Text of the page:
I have a feeling this is going to get nasty. I know after the 2004 election, during some of the bleakest times for a Democrat, I was itching for a fight over Roberts. But after surveying the political landscape I regretfully realized the impossibility and inanity of such an act. Well, I think the GOP will do precisely the opposite because they just don't have anyone left who thinks rationally. All they have left is an angry base that is just seething and reeling from the thought of losing their guns and formal wear in the Oval Office.
Such a fight would make them look ridiculous and juvenile. The following talking points should explain why:GOP Argument 1.
Sen. Inhofe has already released a statement saying it's his job "to weigh her qualifications and character as well as her ability to rule fairly without undue influence from her own personal race, gender, or political preferences."Talking Points:
-- Neither Republicans nor Democrats made any such offensive suggestion during the nomination of then-Judge Alito by accusing the Italian-American from New Jersey of possibly being biased in favor of mob bosses.
-- Both of President Bush 43's picks had service in Republican administrators. Why didn't Republicans raise concerns about their political preferences clouding their judgments?
-- See also Sen. Lindsay Graham quote below.GOP Argument 2.
A variation of argument 1, but be prepared for language implying "lack of intellect" or things along those lines essentially signaling to the base: "Hey, she's an AA baby."Talking Points:
-- She has the same education credentials as Alito, longer judicial service than Roberts, and a more varied career than Rehnquist. By any measure, she is more than qualified to sit on our highest court.GOP Argument 3:
-- Elections have consequences.
-- More specifically, the words of Senator Lindsay Graham during the Roberts Confirmation Hearings
apply more than ever:
To me, the central issue before the Senate is whether or not the Senate will allow President Bush to fulfill his campaign promise to appoint a well- qualified, strict constructionist to the Supreme Court and, in this case, to appoint a chief justice to the Supreme Court in the mold of Justice Rehnquist.
He's been elected president twice.
He has not hidden from the public what his view of a Supreme Court justice should be and the philosophy that they should embrace.
In my opinion, by picking you, he has lived up to his end of the bargain with the American people by choosing a well-qualified, strict constructionist.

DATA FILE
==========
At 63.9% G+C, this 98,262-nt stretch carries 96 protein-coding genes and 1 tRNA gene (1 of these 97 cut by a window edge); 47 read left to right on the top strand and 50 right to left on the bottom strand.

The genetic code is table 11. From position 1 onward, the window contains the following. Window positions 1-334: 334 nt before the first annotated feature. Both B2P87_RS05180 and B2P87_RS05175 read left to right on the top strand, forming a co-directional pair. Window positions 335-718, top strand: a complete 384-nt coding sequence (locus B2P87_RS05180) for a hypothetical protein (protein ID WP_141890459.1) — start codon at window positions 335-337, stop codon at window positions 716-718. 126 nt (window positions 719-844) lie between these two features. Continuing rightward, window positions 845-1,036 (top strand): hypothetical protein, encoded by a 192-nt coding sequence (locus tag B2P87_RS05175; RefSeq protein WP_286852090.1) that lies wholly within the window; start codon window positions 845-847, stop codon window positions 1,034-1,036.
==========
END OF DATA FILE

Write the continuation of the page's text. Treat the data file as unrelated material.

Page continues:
You have been described as brilliant, talented and well- qualified, and that's by Democrats.
The question is, is that enough in 2005 to get confirmed? Maybe not.
Professor Michael Gerhardt has written an article in 2000 called "The Federal Appointments Process," and I think he has given some advice to our Democratic friends in the past and, maybe recently, about the confirmation process that we're engaged in today.
And he has written, "The Constitution establishes a presumption of confirmation that works to the advantage of the president and his nominee."
I agree with that. Elections matter.
We're not here to debate how to solve all the nation's problems. We're not here to talk about liberal philosophy versus conservative philosophy and what's best for the country. We're here to talk about you and whether or not you are qualified to sit on the Supreme Court, whether or not you have the intellect, the integrity and the character.
And it has been said in the past by members of this committee -- Senator Kennedy -- I believe it's recognized by most senators that we're not charged with a responsibility of approving justices if their views always coincide with our own. We're really interested in knowing whether a nominee has the background, experience, qualifications, temperament, integrity to handle the most sensitive, important and responsible job. And that's being on the Supreme Court.
If you're looking for consistency, you've probably come to the wrong place, because the truth of the matter is that we're all involved in the electoral process ourselves and we have different agendas.
*Note that the Democrats at the time seemed obsessed over the Senate's role in thoroughly weighing the nominee.GOP Argument 4:
Supreme Court [will/has] reverse Sotomayor in Ricci
-- And the Supreme Court reversed Roberts in Hamdan
while he was sitting as the Chief Justice. So what? Frankly, that case had far more significance by defining constitutional limits to the executive war powers, as opposed to the more limited issue of firefighter exams.GOP Argument 5:
She wants to make policy based on her Duke commencement address.Talking Point:
-- No. And in full context, even conservatives agree
she is absolutely right. The Circuit Courts are the most important branch of the federal judiciary because they are the final arbiters ofu the vast majority of issues that arise in federal courts.GOP Argument 6:
She's still racist. See Berkeley Speech.Talking Point:
-- No. See full quote. And with respect to taking statements out of context, see current Ranking Member Sen. Jeff Sessions during the Roberts hearings: "But as you have already seen, our confirmation process is not a pretty site. Time and again, you will have your legal positions, your predecisional memoranda -- even as a young lawyer -- distorted or taken out of context."
* * *
Feel free submit your anticipated GOP Arguments and talking points.
UPDATE: Here is Judge Sotomayor's full speech
at Berkeley. I do not understand how anyone with 3 functioning neurons can take that statement as anything other than a tongue-in-cheek remark given the rest of the speech. Also, I didn't know she was a classmate of our own Prof. RM. And if RM's torts lectures are any indication, the statement was soaked with sarcasm.
Labels: Rabid Conservatives